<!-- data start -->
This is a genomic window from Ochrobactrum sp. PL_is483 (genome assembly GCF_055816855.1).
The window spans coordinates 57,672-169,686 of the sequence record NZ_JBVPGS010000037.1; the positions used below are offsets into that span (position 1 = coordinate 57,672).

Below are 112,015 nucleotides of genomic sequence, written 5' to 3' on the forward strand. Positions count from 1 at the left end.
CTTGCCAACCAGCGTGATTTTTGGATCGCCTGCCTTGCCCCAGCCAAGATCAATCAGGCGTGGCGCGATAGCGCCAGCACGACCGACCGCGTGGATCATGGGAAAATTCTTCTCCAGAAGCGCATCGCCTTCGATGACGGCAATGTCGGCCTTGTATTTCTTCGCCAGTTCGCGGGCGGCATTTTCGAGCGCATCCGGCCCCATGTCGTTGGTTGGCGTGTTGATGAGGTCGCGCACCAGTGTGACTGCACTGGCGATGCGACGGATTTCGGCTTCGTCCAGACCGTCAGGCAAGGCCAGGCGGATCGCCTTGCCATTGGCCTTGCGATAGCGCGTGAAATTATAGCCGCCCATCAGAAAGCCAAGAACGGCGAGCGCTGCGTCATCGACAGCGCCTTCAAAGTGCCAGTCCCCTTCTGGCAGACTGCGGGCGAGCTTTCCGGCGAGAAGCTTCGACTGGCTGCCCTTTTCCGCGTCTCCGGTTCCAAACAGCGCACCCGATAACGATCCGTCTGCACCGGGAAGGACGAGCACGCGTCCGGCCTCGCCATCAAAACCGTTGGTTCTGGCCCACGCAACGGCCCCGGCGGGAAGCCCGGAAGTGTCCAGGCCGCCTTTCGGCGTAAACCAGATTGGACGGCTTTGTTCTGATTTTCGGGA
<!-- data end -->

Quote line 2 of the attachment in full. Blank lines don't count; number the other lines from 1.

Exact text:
The window spans coordinates 57,672-169,686 of the sequence record NZ_JBVPGS010000037.1; the positions used below are offsets into that span (position 1 = coordinate 57,672).